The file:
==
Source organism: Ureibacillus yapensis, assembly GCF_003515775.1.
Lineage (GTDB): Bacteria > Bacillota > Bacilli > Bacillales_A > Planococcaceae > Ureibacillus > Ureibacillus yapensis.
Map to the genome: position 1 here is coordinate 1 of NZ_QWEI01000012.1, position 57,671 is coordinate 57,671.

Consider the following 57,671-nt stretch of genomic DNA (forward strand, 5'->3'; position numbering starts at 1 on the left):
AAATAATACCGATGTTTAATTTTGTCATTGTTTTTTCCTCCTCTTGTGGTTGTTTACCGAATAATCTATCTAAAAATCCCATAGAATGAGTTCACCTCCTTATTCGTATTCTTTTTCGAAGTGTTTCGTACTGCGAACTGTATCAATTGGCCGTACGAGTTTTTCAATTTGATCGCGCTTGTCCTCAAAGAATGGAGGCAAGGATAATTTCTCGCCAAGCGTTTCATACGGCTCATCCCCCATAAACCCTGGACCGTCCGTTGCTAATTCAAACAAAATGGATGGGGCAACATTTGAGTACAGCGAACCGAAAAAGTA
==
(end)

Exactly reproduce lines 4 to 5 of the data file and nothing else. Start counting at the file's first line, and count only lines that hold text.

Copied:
Consider the following 57,671-nt stretch of genomic DNA (forward strand, 5'->3'; position numbering starts at 1 on the left):
AAATAATACCGATGTTTAATTTTGTCATTGTTTTTTCCTCCTCTTGTGGTTGTTTACCGAATAATCTATCTAAAAATCCCATAGAATGAGTTCACCTCCTTATTCGTATTCTTTTTCGAAGTGTTTCGTACTGCGAACTGTATCAATTGGCCGTACGAGTTTTTCAATTTGATCGCGCTTGTCCTCAAAGAATGGAGGCAAGGATAATTTCTCGCCAAGCGTTTCATACGGCTCATCCCCCATAAACCCTGGACCGTCCGTTGCTAATTCAAACAAAATGGATGGGGCAACATTTGAGTACAGCGAACCGAAAAAGTA